iPolitics Insight | Sep 26, 2012
US pharma companies could be real beneficiaries of Canada-EU trade deal
By John Weekes
The Canada-EU Comprehensive Economic and Trade (CETA) negotiations resumed last week in Ottawa. The EU continues to push Canada to adopt even higher standards on pharmaceutical patents than it is willing to adhere to itself. Canada has so far refused to agree.
Let’s start by looking at two points fundamental to consideration of the CETA that have been missing in the public discussion.
First of all, U.S. brand-name pharmaceutical companies would be the biggest winners in a deal between Canada and the EU. Under CETA, most concessions will be exchanged on a preferential basis between Canada and the EU. This is particularly true for border measures like tariffs. However, with changes to intellectual property protection, and other internal measures, the changes will apply to all. So, although the EU is asking Canada to change its patent regime, it is not possible to do so just for the EU. The actual beneficiaries would be all of the world’s brand-name companies – not just those from the EU. Of the world’s top 12 health care companies by revenue only three or four (depending on how the data are compiled) are resident in the EU.
An objective in any trade negotiation is to obtain reciprocity, to get paid for concessions being made. Normally those concessions would be negotiated with the principal beneficiary — in this case the United States. Negotiating with Europe on a deal that benefits the U.S. would mean giving a free ride to the Americans and getting nothing in return. This would be strange behaviour, particularly when we are just beginning a negotiation with the United States in the TransPacific Partnership negotiations.
Second, the CETA will need to be approved by the European Parliament as a result of changes to the EU treaty-making powers in the 2009 Treaty of Lisbon. This procedure has been used already for the ratification of the EU’s FTA with South Korea and to seek ratification earlier this year of the Anti-Counterfeiting Trade Agreement (ACTA). However, in the latter instance the European Parliament decisively rejected the treaty following a groundswell of public opposition particularly over its internet copyright enforcement obligations which were seen by opponents as violating personal freedom.
After the debacle over ACTA the EU would seem to be on shaky ground in asking other countries to make new commitments on intellectual property matters.
In addition, one might well ask whether the EU Commission has been briefing its Parliament on how the CETA will affect the EU’s domestic capacity to change its own patent regime, and that of its member states, in response to growing healthcare cost pressures inside the EU. This issue might become more important if, as appears probable, the CETA will need to be approved by the parliaments of all 27 members of the EU.
Over the last few months, two primary policy issues have stood out in the public debate — the potential cost of the EU proposals to the health care of Canadians; and the potential effects the proposals could have on Canada’s life sciences sector.
Proponents of the EU proposals suggest that it is “fear mongering” to draw attention to the increased health care costs that would result. However, the only detailed study  on the matter, by two of Canada’s leading health economists, estimated the EU proposals would delay the availability of generic drugs by an average of 3.5 years at a cost to Canadians of $2.8 billion annually. While proponents of the EU position point out that the study was funded by the generic industry, they have been unable to develop evidence to question its veracity.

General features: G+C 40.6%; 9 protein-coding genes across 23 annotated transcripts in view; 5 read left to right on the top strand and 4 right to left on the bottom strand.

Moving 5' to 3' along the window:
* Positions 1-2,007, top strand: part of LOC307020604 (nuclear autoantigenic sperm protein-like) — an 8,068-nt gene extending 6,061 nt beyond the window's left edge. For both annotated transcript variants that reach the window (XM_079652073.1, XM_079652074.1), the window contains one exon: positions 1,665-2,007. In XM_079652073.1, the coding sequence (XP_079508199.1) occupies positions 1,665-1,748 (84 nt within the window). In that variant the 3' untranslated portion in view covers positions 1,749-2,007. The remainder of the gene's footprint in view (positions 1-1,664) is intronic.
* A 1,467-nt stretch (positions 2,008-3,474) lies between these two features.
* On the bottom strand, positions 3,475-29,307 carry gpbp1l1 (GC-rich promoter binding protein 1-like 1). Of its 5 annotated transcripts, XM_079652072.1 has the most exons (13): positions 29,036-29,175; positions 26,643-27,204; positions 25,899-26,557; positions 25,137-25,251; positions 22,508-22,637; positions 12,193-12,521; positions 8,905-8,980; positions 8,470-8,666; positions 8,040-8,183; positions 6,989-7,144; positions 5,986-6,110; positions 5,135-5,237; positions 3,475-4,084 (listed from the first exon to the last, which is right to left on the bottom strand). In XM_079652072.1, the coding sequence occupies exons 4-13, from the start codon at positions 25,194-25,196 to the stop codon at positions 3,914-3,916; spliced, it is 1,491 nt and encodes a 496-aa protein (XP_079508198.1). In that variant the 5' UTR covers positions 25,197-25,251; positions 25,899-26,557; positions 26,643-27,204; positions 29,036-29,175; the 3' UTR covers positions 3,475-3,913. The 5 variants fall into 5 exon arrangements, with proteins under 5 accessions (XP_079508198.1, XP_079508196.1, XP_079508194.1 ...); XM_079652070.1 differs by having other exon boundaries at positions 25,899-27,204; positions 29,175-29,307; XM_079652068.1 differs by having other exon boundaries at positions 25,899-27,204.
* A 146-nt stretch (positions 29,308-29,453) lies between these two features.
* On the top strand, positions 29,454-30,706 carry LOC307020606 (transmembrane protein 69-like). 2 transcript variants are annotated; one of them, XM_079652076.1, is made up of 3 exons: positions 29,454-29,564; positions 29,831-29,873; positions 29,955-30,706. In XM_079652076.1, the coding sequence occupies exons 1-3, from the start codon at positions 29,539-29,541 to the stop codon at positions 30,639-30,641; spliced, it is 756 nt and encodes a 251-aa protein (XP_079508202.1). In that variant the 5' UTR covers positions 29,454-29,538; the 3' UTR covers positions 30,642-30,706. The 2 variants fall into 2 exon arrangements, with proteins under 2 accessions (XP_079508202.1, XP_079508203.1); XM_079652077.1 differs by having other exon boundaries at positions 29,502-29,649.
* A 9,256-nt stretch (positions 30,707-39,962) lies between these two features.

On the second point, the brand-name and generic pharmaceutical industries each employ about the same number of Canadians, with the generic industry serving as Canada’s primary pharmaceutical manufacturers and exporters. Brand pharmaceutical companies claim that agreeing to the EU proposals would mean more investment in research in Canada. Yet the 2011 Annual Report of the Patented Medicine Prices Review Board shows that annual domestic research and development (R&D) expenditure by the brand-name drug industry has slipped to 6.7% of Canadian sales revenue from a promised level of 10% when amendments to the Patent Act, favourable to the industry, were made in 1987. In the face of these facts, proponents of increased protection continue to argue, on a wing and a prayer, that agreeing to the proposals would mean more investment in research in Canada.
It is clear from the importance of the issues at stake, and from what has not even been considered so far in the discussion, that the government will need to think long and hard before formulating final positions on these matters.
John Weekes is a veteran of 40 years in the field of trade policy and negotiations. He is a senior business adviser at Bennett Jones LLP, providing advice on a broad range of international trade issues and other policy matters to clients in business and government. In particular he advises the Canadian Generic Pharmaceutical Association. He had a distinguished career in the public service, including serving as Canada’s ambassador to the WTO from 1995-99 and as chief negotiator for the NAFTA negotiations. In the 1970s he participated in the Tokyo Round of GATT negotiations.